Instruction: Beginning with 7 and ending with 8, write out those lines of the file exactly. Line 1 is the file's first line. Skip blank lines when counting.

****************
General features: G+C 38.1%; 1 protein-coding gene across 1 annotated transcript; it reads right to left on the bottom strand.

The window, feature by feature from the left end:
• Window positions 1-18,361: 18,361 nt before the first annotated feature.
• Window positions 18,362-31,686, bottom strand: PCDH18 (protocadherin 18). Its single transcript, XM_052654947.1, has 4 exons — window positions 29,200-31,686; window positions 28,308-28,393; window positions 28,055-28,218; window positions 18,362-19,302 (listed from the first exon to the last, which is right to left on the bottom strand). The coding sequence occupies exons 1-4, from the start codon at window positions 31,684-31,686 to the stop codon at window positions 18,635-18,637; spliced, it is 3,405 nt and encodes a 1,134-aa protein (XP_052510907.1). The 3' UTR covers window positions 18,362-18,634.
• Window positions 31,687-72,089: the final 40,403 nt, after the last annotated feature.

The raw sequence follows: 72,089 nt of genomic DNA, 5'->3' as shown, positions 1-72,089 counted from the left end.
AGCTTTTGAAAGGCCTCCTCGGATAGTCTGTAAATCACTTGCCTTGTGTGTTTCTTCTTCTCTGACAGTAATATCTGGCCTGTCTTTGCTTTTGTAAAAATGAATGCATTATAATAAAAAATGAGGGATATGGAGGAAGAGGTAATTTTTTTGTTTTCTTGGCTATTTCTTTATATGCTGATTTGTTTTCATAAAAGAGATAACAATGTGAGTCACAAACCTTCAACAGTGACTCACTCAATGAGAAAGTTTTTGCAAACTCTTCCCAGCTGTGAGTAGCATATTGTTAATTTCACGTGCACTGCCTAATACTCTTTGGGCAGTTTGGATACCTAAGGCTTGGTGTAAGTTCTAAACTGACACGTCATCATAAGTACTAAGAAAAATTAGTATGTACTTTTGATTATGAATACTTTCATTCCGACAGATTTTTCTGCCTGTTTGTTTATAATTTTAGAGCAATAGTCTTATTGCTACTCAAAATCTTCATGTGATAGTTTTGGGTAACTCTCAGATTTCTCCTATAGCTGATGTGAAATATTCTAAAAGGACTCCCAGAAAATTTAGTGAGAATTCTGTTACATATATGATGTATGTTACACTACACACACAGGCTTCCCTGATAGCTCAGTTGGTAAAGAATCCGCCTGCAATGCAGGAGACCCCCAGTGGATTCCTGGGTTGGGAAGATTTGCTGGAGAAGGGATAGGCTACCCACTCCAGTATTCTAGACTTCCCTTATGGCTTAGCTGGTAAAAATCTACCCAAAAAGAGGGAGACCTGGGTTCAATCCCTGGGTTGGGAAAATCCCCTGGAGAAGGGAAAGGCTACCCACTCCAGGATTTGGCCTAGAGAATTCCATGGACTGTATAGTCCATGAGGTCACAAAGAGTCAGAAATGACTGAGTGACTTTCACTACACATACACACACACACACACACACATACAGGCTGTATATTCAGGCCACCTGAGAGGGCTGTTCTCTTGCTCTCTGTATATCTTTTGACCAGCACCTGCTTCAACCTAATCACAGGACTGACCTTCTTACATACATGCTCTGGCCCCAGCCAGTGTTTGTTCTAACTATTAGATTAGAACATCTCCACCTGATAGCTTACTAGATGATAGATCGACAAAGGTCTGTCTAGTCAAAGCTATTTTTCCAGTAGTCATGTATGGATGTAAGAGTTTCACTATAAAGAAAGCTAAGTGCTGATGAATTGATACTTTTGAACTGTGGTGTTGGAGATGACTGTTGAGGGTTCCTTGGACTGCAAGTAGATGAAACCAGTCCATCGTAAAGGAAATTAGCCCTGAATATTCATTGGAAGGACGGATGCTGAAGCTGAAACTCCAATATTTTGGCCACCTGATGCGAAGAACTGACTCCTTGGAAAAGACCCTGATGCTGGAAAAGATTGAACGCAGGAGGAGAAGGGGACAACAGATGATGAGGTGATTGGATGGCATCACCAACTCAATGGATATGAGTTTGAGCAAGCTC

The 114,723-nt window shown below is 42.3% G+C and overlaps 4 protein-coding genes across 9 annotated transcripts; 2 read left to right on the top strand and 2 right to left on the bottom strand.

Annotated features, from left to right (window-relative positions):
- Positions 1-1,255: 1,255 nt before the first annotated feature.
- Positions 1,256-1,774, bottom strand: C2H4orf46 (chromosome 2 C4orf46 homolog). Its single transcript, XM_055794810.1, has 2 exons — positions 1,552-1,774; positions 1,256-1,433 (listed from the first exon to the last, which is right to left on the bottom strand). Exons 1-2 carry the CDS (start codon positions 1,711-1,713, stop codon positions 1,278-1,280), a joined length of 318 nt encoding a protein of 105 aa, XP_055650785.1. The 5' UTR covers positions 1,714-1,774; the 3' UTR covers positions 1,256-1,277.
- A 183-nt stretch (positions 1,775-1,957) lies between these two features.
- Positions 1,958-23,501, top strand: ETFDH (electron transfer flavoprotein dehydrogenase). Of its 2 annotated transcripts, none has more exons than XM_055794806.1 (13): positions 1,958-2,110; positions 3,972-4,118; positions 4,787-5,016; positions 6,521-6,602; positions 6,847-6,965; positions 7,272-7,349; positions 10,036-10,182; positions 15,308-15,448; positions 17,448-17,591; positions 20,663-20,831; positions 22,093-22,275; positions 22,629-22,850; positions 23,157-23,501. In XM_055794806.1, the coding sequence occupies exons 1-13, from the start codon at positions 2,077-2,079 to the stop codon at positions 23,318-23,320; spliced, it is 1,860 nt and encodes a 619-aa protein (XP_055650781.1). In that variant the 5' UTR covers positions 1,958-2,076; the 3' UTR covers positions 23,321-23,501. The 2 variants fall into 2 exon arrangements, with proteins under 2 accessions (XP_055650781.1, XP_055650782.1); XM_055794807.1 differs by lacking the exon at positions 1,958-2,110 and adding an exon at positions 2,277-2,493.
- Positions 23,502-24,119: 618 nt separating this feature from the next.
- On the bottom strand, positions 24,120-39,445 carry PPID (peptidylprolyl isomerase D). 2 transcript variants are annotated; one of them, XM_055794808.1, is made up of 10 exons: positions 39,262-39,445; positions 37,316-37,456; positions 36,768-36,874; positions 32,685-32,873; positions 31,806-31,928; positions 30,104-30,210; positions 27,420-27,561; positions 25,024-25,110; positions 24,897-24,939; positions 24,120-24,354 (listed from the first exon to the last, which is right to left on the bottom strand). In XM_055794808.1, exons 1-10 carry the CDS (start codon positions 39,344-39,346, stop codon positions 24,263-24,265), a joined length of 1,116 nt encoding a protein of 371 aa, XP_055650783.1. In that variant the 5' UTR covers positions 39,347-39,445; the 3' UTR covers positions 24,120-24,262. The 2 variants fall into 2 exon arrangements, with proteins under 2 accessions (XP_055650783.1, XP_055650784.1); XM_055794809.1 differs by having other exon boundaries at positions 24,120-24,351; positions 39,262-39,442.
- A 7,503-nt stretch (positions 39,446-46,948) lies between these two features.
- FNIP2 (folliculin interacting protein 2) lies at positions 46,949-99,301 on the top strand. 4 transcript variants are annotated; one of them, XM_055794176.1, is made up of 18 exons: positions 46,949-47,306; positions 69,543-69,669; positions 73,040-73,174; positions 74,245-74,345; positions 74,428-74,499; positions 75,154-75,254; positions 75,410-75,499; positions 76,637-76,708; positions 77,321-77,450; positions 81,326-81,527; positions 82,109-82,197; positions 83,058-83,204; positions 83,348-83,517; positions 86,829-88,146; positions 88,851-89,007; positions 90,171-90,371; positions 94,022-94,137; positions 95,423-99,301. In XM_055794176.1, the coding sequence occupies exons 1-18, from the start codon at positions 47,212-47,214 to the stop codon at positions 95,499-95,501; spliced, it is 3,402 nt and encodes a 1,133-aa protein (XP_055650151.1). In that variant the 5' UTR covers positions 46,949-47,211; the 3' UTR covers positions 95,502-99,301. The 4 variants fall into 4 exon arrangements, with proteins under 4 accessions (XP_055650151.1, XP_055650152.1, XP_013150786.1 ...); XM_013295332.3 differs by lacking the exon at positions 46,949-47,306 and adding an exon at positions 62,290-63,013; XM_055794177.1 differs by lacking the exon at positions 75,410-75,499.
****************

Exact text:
AGCTTTTGAAAGGCCTCCTCGGATAGTCTGTAAATCACTTGCCTTGTGTGTTTCTTCTTCTCTGACAGTAATATCTGGCCTGTCTTTGCTTTTGTAAAAATGAATGCATTATAATAAAAAATGAGGGATATGGAGGAAGAGGTAATTTTTTTGTTTTCTTGGCTATTTCTTTATATGCTGATTTGTTTTCATAAAAGAGATAACAATGTGAGTCACAAACCTTCAACAGTGACTCACTCAATGAGAAAGTTTTTGCAAACTCTTCCCAGCTGTGAGTAGCATATTGTTAATTTCACGTGCACTGCCTAATACTCTTTGGGCAGTTTGGATACCTAAGGCTTGGTGTAAGTTCTAAACTGACACGTCATCATAAGTACTAAGAAAAATTAGTATGTACTTTTGATTATGAATACTTTCATTCCGACAGATTTTTCTGCCTGTTTGTTTATAATTTTAGAGCAATAGTCTTATTGCTACTCAAAATCTTCATGTGATAGTTTTGGGTAACTCTCAGATTTCTCCTATAGCTGATGTGAAATATTCTAAAAGGACTCCCAGAAAATTTAGTGAGAATTCTGTTACATATATGATGTATGTTACACTACACACACAGGCTTCCCTGATAGCTCAGTTGGTAAAGAATCCGCCTGCAATGCAGGAGACCCCCAGTGGATTCCTGGGTTGGGAAGATTTGCTGGAGAAGGGATAGGCTACCCACTCCAGTATTCTAGACTTCCCTTATGGCTTAGCTGGTAAAAATCTACCCAAAAAGAGGGAGACCTGGGTTCAATCCCTGGGTTGGGAAAATCCCCTGGAGAAGGGAAAGGCTACCCACTCCAGGATTTGGCCTAGAGAATTCCATGGACTGTATAGTCCATGAGGTCACAAAGAGTCAGAAATGACTGAGTGACTTTCACTACACATACACACACACACACACACACATACAGGCTGTATATTCAGGCCACCTGAGAGGGCTGTTCTCTTGCTCTCTGTATATCTTTTGACCAGCACCTGCTTCAACCTAATCACAGGACTGACCTTCTTACATACATGCTCTGGCCCCAGCCAGTGTTTGTTCTAACTATTAGATTAGAACATCTCCACCTGATAGCTTACTAGATGATAGATCGACAAAGGTCTGTCTAGTCAAAGCTATTTTTCCAGTAGTCATGTATGGATGTAAGAGTTTCACTATAAAGAAAGCTAAGTGCTGATGAATTGATACTTTTGAACTGTGGTGTTGGAGATGACTGTTGAGGGTTCCTTGGACTGCAAGTAGATGAAACCAGTCCATCGTAAAGGAAATTAGCCCTGAATATTCATTGGAAGGACGGATGCTGAAGCTGAAACTCCAATATTTTGGCCACCTGATGCGAAGAACTGACTCCTTGGAAAAGACCCTGATGCTGGAAAAGATTGAACGCAGGAGGAGAAGGGGACAACAGATGATGAGGTGATTGGATGGCATCACCAACTCAATGGATATGAGTTTGAGCAAGCTC

The 114,723-nt window shown below is 42.3% G+C and overlaps 4 protein-coding genes across 9 annotated transcripts; 2 read left to right on the top strand and 2 right to left on the bottom strand.